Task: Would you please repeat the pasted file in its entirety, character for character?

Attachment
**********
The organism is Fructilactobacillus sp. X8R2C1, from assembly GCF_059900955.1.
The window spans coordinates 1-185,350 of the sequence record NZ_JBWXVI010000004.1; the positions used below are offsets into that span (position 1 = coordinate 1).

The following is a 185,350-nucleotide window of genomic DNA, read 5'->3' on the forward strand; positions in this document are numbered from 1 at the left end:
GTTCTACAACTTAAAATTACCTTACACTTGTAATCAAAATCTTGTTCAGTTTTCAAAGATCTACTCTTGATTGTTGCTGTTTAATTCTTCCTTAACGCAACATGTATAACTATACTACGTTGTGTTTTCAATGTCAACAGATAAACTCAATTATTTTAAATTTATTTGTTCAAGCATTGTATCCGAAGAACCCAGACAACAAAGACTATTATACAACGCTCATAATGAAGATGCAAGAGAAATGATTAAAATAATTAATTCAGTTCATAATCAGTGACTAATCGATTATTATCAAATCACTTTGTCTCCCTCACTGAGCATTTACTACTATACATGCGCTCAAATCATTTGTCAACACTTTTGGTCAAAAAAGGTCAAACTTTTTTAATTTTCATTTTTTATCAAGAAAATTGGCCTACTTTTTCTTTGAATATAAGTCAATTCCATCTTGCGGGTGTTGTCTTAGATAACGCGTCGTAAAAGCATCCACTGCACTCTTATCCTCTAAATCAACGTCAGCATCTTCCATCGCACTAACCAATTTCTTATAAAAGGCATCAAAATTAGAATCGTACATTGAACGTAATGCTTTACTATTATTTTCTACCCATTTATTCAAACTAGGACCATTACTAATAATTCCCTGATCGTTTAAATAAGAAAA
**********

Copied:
The organism is Fructilactobacillus sp. X8R2C1, from assembly GCF_059900955.1.
The window spans coordinates 1-185,350 of the sequence record NZ_JBWXVI010000004.1; the positions used below are offsets into that span (position 1 = coordinate 1).

The following is a 185,350-nucleotide window of genomic DNA, read 5'->3' on the forward strand; positions in this document are numbered from 1 at the left end:
GTTCTACAACTTAAAATTACCTTACACTTGTAATCAAAATCTTGTTCAGTTTTCAAAGATCTACTCTTGATTGTTGCTGTTTAATTCTTCCTTAACGCAACATGTATAACTATACTACGTTGTGTTTTCAATGTCAACAGATAAACTCAATTATTTTAAATTTATTTGTTCAAGCATTGTATCCGAAGAACCCAGACAACAAAGACTATTATACAACGCTCATAATGAAGATGCAAGAGAAATGATTAAAATAATTAATTCAGTTCATAATCAGTGACTAATCGATTATTATCAAATCACTTTGTCTCCCTCACTGAGCATTTACTACTATACATGCGCTCAAATCATTTGTCAACACTTTTGGTCAAAAAAGGTCAAACTTTTTTAATTTTCATTTTTTATCAAGAAAATTGGCCTACTTTTTCTTTGAATATAAGTCAATTCCATCTTGCGGGTGTTGTCTTAGATAACGCGTCGTAAAAGCATCCACTGCACTCTTATCCTCTAAATCAACGTCAGCATCTTCCATCGCACTAACCAATTTCTTATAAAAGGCATCAAAATTAGAATCGTACATTGAACGTAATGCTTTACTATTATTTTCTACCCATTTATTCAAACTAGGACCATTACTAATAATTCCCTGATCGTTTAAATAAGAAAA